FRONT FT COST CITY PORTION

FRONT FT COST PPTY OWNR PORTION

$ 4.71 $ 6.80 $ 6.78 $ 9.54 $ 6.42 $ 5.37 $ 7.29 $ 8.06

FINAL COST

$ 4.71 $ 6.80 $ 6.78 $ 9.54 $ 6.42 $ 5.37 $ 7.29 $ 8.06

$ 4,315.54 $ 10,129.66 $ 18,936.19 $ 20,151.69 $ 17,082.36 $ 46,174.11 $ 32,674.47 $ 23,507.04

SECTION III Payments for all improvements shall be due within forty-five (45) days of the publication of the Ordinance of Apportionment and any assessment levied that is not paid when due shall bear a penalty of five percent (5%). An additional ten percent (10%) penalty will be levied thirty-one (31) days after the due date, and any unpaid assessment shall accrue eight percent (8%) per annum interest, except for those property owners participating in the Installment Payment Plan, as outlined below, and shall continue to accrue and be liable as provided by law. The City’s portion of the entire improvement cost shall be paid within thirty (30) days from the acceptance of said work under the contract. INSTALLMENT PAYMENT PLAN A property owner may have the option to finance the payment of their assessment bill over a specified period of time subject to the total amount of their assessment. Property owners with assessment bills of more than $400, but less than $1,000 may finance their bill over a three (3) year period with equal payments. Property owners with assessment bills of more than $1,000 may finance their bill over a five (5) year period with equal payments. The total amount of the assessment to quality for the improvement installment plan shall not be less than $400. An interest rate of eight per cent (8%) per annum shall be levied on the unpaid portion of the balance. The first annual installment shall become due and payable on July 1, following the year in which the project was completed. Any interested property owner qualifying for the improvement Installment Payment Plan shall initiate this process by completing an Installment Agreement Form with the City’s Director of Finance within thirty (30) days of the publication of the Ordinance of Apportionment. A non-refundable administrative fee of thirty-five dollars ($35) shall be required to process the Installment Agreement Application Form. Installment payments shall be made to the Finance Office on or before July 31 of each year as outlined in the Agreement. If any property owner fails to make their installment payment by July 31 of each year as outlined in the Agreement, the entire unpaid balance will become due immediately and payable in full with no recourse. The City shall exercise its rights to proceed to collect all amounts in default of improvement assessment bills by initiating appropriate legal action. The City Treasurer shall, within one week after the Ordinance is published, send the assessment bills requiring all property owners to pay the improvement tax levied. I, Jann Seidenfaden, City Attorney for the City of Fort Thomas, Campbell County, Kentucky, and an attorney licensed to practice law in the Commonwealth of Kentucky, do hereby certify that this Summary was prepared by me at the direction of the Mayor and Board of Council, and that this Summary is a true and accurate summary of the contents of the Ordinance. ___________________________ Jann Seidenfaden, City Attorney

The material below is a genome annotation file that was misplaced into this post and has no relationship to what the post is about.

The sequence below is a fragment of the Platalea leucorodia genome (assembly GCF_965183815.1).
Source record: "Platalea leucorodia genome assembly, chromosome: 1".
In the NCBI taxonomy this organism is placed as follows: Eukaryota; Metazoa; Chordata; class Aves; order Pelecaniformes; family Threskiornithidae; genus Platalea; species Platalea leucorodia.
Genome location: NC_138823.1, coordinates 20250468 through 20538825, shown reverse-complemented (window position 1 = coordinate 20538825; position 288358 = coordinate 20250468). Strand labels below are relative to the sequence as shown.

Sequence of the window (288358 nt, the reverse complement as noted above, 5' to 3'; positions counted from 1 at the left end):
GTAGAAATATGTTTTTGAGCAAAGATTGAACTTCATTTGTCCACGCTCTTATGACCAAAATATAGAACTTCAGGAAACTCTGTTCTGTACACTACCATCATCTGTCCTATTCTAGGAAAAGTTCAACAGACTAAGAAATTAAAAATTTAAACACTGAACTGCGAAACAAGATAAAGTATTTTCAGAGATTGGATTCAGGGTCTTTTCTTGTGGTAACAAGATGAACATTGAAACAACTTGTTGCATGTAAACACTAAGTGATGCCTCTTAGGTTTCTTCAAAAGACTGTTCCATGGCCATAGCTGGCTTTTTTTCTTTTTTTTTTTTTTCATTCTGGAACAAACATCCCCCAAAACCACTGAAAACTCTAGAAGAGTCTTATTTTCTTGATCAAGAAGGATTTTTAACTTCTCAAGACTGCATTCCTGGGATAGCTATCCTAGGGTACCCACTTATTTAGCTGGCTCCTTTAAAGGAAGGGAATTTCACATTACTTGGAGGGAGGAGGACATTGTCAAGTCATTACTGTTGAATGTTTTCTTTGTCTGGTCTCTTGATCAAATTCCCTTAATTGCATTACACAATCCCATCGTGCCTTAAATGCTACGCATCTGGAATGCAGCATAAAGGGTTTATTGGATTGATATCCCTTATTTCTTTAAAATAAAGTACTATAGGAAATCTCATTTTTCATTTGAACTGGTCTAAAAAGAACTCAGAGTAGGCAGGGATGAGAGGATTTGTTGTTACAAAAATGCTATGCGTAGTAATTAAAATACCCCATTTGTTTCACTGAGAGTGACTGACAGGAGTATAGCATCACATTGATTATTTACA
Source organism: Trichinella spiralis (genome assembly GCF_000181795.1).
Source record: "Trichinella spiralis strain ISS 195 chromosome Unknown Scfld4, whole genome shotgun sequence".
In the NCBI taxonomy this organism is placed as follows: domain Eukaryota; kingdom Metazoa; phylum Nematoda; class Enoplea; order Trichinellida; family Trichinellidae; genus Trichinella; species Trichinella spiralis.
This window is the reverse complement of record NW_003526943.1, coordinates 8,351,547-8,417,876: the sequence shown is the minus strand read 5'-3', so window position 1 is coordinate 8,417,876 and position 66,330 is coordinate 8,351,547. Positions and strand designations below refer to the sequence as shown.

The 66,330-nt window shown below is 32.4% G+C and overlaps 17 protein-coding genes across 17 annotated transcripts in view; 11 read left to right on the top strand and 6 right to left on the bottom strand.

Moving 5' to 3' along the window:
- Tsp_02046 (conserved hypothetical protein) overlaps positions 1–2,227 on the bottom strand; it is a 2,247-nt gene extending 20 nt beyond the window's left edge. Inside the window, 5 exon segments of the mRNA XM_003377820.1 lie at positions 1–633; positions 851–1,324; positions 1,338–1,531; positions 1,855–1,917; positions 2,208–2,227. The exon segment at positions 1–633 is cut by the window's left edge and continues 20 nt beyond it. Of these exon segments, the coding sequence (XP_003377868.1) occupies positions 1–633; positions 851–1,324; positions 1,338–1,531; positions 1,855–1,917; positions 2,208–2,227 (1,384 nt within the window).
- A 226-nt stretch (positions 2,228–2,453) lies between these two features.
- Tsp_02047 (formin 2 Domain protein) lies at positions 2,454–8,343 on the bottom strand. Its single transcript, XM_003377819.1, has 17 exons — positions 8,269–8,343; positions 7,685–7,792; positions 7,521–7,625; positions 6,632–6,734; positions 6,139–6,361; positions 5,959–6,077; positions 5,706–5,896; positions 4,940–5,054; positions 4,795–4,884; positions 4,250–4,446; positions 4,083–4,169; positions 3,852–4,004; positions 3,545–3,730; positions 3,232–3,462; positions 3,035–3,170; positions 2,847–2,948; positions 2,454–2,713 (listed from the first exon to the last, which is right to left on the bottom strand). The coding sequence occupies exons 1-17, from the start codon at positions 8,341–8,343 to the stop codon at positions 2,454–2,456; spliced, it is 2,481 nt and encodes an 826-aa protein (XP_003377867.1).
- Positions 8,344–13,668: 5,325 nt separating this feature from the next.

PROVIDED

On air

Northern Kentucky University Internet Student Radio Norse Code announcer Michael Willis interviews Bobby Mackey of Highland Heights.

NKY SPRING AND SUMMER CAMPS W E D N E S D A Y, A P R I L 1 4

SUMMER CAMP MISCELLANEOUS

Miss Julia’s Camp for Young Ladies, 9 a.m.-1 p.m. Daily through June 18. Dinsmore Homestead, 5656 Burlington Pike, Embroidery, dancing, elocution, art of conversation, hiking, picnic and tea party. Snacks and water provided. Lunch will not be included. For Ages 11 and up. $100, $85 members. Registration required. 586-6117. Burlington. S U N D A Y, A P R I L 2 5

Name RICHARDSON, EDMOND II & SARAH CLAY, GREENE B. & BARBARA LUTKENHOFF, ERIC & JULIA KRAMER, RUSTY J. & AMANDA PCK INVESTMENTS LLC WINBURN, MELBA MASTERS, JIM & LISA WARD, MYRNA GERL, LOUISE M. HIGHLAND HILLS PROPERTIES LLC VOGELSANG, JOAN LABER, MICHAEL & PATRICIA SCHROER, ELEANOR B. PENDERY, P. STEVEN & DANA MORRIS, DAVID B. & TERI BUSCHLE, MARK & KRISTEN HENGELBROK, EDWIN JR. & HARRIET CITY OF FT.THOMAS HAROLD, MICHAEL & EVALENE TRAUTH, JAMES A. & SHARON L. TRAUTH, JAMES A. & SHARON L. JANSEN, GERALD K. & MERLIN MERRIFIELD, JOAN E. CAUDILL, JOHN L. & MARIA A. JANI, DARSHAN P. & SONIA D. DEINLEIN, CHRISTOPHER & JONI PIERATT, EDWARD & LAURA ROLF, KEVIN J. & SANDRA G. SCHELL, DARREL G. JR. & ANDREA GERL, GEORGE J. & LOUISE M. KINSMAN, DONALD V. & DOROTHY M. CONNIFF, PATRICK J. & CATHERINE ENGLAND, ROBERT & DEBRA A. BOTTO, MARK D. & KIMBELL D. BUECKER, DUSTIN J. & SUZANNE W. SEWARD, GARY L. & DENISE M. PLUNKETT, JIM & JOAN MARTIN,WILLIAM P. II & CHRISTIN BANKENPER, JOHN A. PSC HERDINA, STEPHEN A. & KAREN F. BORNE, PATRICIA C. ARNZEN, NATHANIEL EYER LAROSA,WALTER A. NEAB LLC FT.THOMAS ENTERPRISES INC. DOEPKER, JAMES A. & DARCY M. HESCH, ROBERT L. & BETTIE R. LESTER, CHARLES T. & KATHLEEN R. UNITED CHURCH OF CHRIST BANKENPER, JOHN A. PSC GUARDIAN SAVINGS BANK DRAKE, ROBERT J. & JERLYN WILDER, FRAN TRUST SCHRODER, JUANITA & HELEN KLARE, JOS. N. & LINDA E. LEMBKE, RAYMOND WM. GRONECK, KEVIN J. & DAWN GRONECK, KEVIN J. & DAWN MCGINNIS, MARK & JEANNIFER KEY WUEST INVESTMENTS NESTHEIDE, ROBERT R. & KATHY KEY WUEST INVESTMENTS SEILER, JOHN A. THOMAS, MICHAEL & ROBIN THOMAS, MICHAEL & ROBIN MCCAUSEY, JAMES N. JR. & ARVIN J. WENZEL, RUTH E.TRUST CITY OF FT.THOMAS THIRTY DAV JO LTD LIABILITY